Hurricane Matthew and the Clinton Foundation Theft from Haiti*
The Category 4 Hurricane set to devastate Haiti with 145MPH winds, 40 inches of rain, and 12 foot storm surge looks to be an unprecedented human tragedy with the country failing to recover after the 2010 earthquake with many in Haiti faulting the State Department, Clinton Foundation.
Two weeks ago the former Senate President of Haiti Bernard Sansaricq told a crowd of Donald Trump supporters that the Clinton Foundation stole “billions” from the Haiti relief fund following the tragic earthquake that left some 316,000 people dead due to the cascade of weakly supported structures and an outbreak of cholera.
The Clinton Foundation has been much maligned in the years that have followed for alleged malfeasance in their relief work following the 2010 natural disaster as Hillary Clinton was Secretary of State at the time and decided to contract with the Foundation, despite the obvious conflict of interest, to provide for the relief effort.
The potential for loss of life resulting from Matthew is almost unimaginable given the country’s vulnerability with the crisis only further exacerbated by the failings of the relief effort in 2010 by the Clinton Foundation – whether or not it was the result of corruption or simply a failure.
Perhaps Hillary Clinton’s worse failure as Secretary of State will be on television screens around the world in less than 24-hours as the Haitian people face a hell that is almost unimaginable – an October surprise that may very well thrust Donald Trump to the presidency, but a surprise that is no better than a horror show laden with the terror and hardship that awaits those who can survive the storm in Haiti.
Emergency responders are scrambling to reach Haitians most affected by Hurricane Matthew, the strongest storm in a decade.
More than 14,000 people have been displaced and at least 11 people have died in Haiti and Cuba.
The presidential election this weekend in Haiti has been postponed, according to officials, as one of the ‘world’s poorest’ countries is just starting to deal with the aftermath of the storm, which battered thousands of people in poorly-built housing with winds of up to 145 miles per hour.
The area of Haiti most affected was the southern tip, which was directly in the storm’s path, but officials said it was too early to describe the ultimate damage from the storm.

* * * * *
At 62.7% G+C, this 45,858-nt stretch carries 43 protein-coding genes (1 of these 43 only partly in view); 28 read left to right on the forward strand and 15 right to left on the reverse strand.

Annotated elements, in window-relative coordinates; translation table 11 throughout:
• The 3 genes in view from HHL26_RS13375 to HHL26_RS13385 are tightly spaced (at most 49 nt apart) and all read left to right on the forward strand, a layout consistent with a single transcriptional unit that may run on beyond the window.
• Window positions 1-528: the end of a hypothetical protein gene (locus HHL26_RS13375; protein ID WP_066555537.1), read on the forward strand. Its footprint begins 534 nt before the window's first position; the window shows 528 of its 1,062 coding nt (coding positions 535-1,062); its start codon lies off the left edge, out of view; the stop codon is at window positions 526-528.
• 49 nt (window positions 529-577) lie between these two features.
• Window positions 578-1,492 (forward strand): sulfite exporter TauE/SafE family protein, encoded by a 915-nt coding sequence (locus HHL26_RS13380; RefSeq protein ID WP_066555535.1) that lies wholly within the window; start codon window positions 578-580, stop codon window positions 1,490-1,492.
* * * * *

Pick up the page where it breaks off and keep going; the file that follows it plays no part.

Among the heaviest destruction is a main bridge and communication lines are down.
The worst of the storm may have now passed Haiti, but 10,000 people are still in shelters and hospitals are stretched to their limits, according to U.N. special representative Mourad Wahba, as reported by the BBC.
Disturbing videos showed people almost being swept away in fast-flowing rivers of mud, while others attempted to cross the swell with their possessions on their backs.
At least four people have been killed in the Dominican Republic due to collapsing walls and mudslides.
Mudslides could continue for days due to rain-soaked ground.
In Cuba, dozens of homes were damaged in the eastern city of Baracoa and several people were reported dead.
Meteorologists predict Hurricane Matthew will barrel towards Florida by Thursday evening and then move eastwards into the Atlantic Ocean, possibly sparing cities like Boston and New York.
Florida governor Rick Scott warned his state was in for a “direct hit” and millions of people across the Sunshine State as well as Georgia, North and South Carolina have been ordered to evacuate.
CNN reported that at least nine out of 14 weather models showed Matthew circling back towards Florida, possibly making landfall in the state twice before dying down.
The storm, currently a category three hurricane, is traveling over the Bahamas on Wednesday evening, and is predicted to dump between eight and 15 inches of rain on the islands.
All air and seat traffic has been halted, and residents are being encouraged to move to higher ground.
Matthew is expected to regain strength over warm water north of Cuba, as reported by the Weather Channel, before hitting parts of Florida’s east coast and areas along the coast of Georgia.